I suggest: "Vanity" describes either Adam's sin [ the first recorded sin] or God's reaction to that sin, the curse of Gen 3.

The A.V. always translates "mataiotei" as "vanity". It comes in three places:

1) In Eph 4:17 vanity, the hardness of human hearts not the ground, sounds like a human attitude, sin, rather than God's response to sin.

2) In 2 Peter 2:18 again sounds like sin rather than God's response.

3) In Romans 8:20 it is more ambiguous. Hence the reason for this question.

In 1 Peter 1:18 we are not redeemed from the curse but from the our vain [mataios] conduct which brought the curse.

In Romans 1:24 God did give them over to uncleanness, but, before that happened they were already vain. Rom 1:21. Mataios again seen as a starting point.

God's cursing is not vain. Nothing God does is vain.

The curse did not render Adam and Eve's efforts futile, but difficult.

What is vain/futile is that man should not obey God's spoken commands as in Gen 2:16-17 and other commands e.g. the Ten Commandments.

If I am right that "vanity" is sin and not God's response to sin, does, "for the creature was made subject to vanity" challenge this conclusion?

The Westminster Confession of Faith says that God is not the author of sin thus making something without Him a first cause (see John 1:3). God is holy and uncreated, sin is created. The uncreated does not become created by creating that which is other than Himself, namely, sin. This question is based on New Testament references to one Greek word. It seeks to compare two specific possibilities.


3 Answers 3


No, vanity is not Adam's sin. It doesn't mean sin. Vanity is a reference to "vanishing" and it refers to things that pass away. One could also use the archaic "corruption" or the more modern "ephemeral". Basically it's the second law of thermodynamics -- "things fall apart".

Romans 8:20–21 (KJV 1900)

20 For the creature was made subject to vanity, not willingly, but by reason of him who hath subjected the same in hope, 21 Because the creature itself also shall be delivered from the bondage of corruption into the glorious liberty of the children of God.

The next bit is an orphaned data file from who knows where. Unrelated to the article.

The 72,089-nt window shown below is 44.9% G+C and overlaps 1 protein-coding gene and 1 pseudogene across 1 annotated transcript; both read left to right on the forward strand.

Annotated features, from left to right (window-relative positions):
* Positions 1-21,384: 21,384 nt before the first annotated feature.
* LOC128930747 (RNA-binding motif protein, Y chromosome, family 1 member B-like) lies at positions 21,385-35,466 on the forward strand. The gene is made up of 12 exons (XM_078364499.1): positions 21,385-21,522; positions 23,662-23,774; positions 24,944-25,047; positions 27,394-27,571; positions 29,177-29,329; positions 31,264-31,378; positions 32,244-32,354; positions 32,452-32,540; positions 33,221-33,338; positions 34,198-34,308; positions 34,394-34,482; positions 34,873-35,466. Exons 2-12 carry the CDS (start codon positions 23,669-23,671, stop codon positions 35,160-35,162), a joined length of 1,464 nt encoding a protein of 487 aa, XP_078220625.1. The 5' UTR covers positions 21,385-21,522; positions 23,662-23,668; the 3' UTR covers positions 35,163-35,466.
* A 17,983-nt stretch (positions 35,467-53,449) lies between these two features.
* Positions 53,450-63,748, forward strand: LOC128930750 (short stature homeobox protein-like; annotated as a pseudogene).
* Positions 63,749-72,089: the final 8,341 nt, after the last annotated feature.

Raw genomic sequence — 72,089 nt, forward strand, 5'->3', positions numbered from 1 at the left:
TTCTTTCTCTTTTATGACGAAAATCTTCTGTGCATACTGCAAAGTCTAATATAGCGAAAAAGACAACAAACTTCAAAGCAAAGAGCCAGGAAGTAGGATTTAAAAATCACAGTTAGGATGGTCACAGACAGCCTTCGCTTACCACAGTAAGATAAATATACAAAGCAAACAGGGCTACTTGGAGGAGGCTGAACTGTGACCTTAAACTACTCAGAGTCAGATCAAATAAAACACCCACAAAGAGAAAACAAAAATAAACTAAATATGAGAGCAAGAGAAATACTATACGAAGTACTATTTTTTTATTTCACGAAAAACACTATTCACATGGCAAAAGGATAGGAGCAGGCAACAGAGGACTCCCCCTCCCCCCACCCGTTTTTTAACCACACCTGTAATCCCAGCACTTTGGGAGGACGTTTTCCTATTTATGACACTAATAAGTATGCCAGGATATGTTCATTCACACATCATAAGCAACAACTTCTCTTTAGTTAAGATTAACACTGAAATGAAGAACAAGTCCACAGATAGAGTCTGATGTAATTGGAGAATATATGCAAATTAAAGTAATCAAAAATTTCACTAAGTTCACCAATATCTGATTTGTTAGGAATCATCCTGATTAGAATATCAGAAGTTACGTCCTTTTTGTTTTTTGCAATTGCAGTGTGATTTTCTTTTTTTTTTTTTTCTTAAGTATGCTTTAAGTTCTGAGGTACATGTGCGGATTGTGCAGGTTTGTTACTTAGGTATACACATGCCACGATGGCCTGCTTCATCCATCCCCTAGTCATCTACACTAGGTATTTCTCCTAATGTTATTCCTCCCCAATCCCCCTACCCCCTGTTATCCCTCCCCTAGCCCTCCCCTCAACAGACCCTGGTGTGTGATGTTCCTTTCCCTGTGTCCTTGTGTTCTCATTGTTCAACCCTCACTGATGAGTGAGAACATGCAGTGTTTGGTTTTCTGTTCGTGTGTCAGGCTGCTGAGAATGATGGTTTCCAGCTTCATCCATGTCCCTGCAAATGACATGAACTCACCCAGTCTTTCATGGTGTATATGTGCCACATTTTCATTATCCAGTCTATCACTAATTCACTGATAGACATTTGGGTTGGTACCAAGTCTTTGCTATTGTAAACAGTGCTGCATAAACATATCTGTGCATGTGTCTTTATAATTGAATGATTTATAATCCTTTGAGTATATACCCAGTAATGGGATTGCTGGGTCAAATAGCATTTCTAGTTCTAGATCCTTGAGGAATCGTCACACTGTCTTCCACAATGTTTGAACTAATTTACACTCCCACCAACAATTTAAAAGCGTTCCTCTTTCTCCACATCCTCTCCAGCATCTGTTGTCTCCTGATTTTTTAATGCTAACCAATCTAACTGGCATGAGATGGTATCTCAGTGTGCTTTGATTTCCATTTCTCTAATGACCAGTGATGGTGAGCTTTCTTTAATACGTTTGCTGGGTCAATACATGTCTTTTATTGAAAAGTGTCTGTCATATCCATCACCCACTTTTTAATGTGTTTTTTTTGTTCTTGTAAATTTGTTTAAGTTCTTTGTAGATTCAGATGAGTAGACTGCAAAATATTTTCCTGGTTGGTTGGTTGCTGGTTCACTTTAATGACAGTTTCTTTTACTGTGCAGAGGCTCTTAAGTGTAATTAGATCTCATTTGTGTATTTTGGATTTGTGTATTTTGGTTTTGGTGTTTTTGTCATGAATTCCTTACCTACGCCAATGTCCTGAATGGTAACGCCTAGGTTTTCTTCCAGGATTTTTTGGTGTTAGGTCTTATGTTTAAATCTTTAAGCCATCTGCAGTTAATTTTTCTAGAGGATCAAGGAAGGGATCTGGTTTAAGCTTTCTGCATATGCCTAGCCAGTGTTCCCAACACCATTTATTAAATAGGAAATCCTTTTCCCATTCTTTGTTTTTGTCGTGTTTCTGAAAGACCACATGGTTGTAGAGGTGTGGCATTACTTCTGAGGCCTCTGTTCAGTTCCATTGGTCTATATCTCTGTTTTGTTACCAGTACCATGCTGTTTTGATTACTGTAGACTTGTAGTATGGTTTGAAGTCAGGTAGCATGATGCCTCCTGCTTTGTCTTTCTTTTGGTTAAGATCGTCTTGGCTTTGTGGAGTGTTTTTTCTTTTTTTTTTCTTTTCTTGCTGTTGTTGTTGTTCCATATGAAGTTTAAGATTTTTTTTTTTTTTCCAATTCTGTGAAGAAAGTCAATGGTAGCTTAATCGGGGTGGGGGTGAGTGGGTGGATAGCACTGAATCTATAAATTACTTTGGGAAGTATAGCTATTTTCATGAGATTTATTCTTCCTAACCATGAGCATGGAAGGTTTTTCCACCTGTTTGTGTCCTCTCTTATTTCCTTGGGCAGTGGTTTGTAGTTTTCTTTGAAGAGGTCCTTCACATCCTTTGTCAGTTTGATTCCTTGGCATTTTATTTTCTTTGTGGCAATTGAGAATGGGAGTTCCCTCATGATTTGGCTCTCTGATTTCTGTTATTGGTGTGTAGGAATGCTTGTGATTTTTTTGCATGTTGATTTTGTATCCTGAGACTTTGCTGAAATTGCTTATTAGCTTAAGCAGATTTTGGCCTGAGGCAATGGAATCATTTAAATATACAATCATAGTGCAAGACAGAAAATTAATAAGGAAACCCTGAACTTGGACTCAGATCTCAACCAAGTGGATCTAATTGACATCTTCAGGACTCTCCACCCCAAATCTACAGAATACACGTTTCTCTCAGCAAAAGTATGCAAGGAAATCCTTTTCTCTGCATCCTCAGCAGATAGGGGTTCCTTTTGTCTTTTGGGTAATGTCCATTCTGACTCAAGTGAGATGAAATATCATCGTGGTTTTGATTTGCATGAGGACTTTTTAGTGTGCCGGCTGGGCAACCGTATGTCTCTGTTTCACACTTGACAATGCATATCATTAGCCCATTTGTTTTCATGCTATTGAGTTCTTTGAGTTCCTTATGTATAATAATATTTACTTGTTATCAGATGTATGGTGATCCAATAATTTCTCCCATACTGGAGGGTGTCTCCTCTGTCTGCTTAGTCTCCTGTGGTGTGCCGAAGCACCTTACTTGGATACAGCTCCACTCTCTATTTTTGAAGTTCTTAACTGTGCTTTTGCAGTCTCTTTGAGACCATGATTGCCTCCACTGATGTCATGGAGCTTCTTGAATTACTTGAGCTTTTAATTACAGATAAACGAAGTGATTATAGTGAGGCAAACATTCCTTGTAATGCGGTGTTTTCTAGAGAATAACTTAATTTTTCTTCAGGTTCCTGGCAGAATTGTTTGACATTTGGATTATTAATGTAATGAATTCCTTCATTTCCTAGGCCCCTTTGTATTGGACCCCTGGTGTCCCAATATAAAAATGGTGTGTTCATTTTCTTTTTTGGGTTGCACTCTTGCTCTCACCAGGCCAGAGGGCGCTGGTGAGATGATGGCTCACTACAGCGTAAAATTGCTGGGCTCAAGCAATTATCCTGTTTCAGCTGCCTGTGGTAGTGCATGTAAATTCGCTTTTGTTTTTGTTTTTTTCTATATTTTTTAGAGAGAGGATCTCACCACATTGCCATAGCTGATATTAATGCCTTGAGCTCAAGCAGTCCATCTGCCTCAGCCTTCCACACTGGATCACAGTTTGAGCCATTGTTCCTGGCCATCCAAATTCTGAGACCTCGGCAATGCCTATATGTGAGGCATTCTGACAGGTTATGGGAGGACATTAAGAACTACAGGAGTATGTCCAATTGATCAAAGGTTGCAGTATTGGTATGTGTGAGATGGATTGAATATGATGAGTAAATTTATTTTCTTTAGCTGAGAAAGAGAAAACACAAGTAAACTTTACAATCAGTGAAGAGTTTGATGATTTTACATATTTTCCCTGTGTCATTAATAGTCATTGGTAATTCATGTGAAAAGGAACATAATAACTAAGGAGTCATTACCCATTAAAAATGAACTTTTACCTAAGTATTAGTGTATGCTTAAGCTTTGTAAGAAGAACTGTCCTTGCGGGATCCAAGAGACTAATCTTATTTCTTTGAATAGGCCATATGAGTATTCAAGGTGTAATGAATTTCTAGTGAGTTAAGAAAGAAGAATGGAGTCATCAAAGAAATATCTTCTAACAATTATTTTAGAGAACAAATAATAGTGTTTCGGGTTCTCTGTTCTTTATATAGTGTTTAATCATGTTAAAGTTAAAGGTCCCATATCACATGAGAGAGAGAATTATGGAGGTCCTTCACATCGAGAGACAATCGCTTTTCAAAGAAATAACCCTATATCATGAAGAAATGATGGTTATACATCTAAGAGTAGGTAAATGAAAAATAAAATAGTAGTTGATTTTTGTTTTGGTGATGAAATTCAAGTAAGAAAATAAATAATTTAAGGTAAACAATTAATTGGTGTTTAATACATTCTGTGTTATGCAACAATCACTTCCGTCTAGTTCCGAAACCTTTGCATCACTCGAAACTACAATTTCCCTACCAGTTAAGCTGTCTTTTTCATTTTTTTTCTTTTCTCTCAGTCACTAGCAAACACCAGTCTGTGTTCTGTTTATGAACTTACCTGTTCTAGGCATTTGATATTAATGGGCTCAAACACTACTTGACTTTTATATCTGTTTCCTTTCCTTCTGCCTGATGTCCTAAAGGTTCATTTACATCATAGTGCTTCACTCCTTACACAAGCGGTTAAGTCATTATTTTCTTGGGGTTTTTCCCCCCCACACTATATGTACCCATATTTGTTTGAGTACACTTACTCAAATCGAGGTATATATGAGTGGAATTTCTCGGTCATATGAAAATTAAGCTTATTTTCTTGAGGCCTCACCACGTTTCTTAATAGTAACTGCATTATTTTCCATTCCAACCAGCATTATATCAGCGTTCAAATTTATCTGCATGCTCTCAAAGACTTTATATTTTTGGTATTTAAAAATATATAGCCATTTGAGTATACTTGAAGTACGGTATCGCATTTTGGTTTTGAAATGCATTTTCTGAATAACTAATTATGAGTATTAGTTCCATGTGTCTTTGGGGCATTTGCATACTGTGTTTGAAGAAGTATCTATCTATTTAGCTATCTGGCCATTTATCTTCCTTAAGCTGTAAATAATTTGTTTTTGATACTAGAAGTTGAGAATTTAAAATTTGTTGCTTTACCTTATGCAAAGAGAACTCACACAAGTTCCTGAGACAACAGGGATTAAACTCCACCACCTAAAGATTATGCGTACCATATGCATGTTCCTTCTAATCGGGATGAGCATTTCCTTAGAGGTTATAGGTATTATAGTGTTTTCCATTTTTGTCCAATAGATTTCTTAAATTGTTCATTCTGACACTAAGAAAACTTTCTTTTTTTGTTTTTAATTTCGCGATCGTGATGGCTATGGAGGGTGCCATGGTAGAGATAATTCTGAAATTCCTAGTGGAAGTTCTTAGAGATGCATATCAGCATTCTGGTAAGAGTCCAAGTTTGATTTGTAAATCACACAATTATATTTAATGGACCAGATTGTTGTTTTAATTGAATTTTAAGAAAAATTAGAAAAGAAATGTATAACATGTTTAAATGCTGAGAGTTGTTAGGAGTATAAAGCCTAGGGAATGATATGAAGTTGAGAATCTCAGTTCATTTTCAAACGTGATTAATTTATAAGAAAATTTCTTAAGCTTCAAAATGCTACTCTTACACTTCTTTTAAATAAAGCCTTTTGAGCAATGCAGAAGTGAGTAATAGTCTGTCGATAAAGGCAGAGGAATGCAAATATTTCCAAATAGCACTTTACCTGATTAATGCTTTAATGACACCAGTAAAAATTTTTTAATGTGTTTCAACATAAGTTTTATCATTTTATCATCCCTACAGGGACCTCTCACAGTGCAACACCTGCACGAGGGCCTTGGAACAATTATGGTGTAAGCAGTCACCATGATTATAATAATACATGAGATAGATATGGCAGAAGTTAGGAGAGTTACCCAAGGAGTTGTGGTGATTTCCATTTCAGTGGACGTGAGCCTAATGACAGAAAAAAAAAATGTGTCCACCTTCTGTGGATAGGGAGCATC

We see a parallel between "subject to vanity" and "bondage of corruption [φθορά]", e.g. a rewording of the same idea, namely that of dying, perishing, being destroyed.

In addition to corruption and vanity, παράγω - "passing away" - is also used to describe this idea:

1 John 2.17:

And the world passeth away, and the lust thereof: but he that doeth the will of God abideth for ever.

1 Corinthians 7:29–31 (KJV 1900)

29 But this I say, brethren, the time is short: it remaineth, that both they that have wives be as though they had none; And they that weep, as though they wept not; and they that rejoice, as though they rejoiced not; and they that buy, as though they possessed not; And they that use this world, as not abusing it: for the fashion of this world passeth away.

That is what is being talked about. Not sin. The relationship with sin is that Adam's sin caused the earth to become subject to vanity and thus pass away.

This idea that decay is the effect caused by sin can be seen in several places, e.g.

Galatians 6:8 (KJV 1900)

8 For he that soweth to his flesh shall of the flesh reap corruption; but he that soweth to the Spirit shall of the Spirit reap life everlasting.

Paul uses corruption and vanity as synonyms, as can be seen in Ephesians:

Ephesians 4:17 (KJV 1900)

17 This I say therefore, and testify in the Lord, that ye henceforth walk not as other Gentiles walk, in the vanity of their mind,

and then later in verses 22-23:

Ephesians 4:22–23 (KJV 1900)

22 That ye put off concerning the former conversation the old man, which is corrupt according to the deceitful lusts; 23 And be renewed in the spirit of your mind;

2 Corinthians 11:3 (KJV 1900)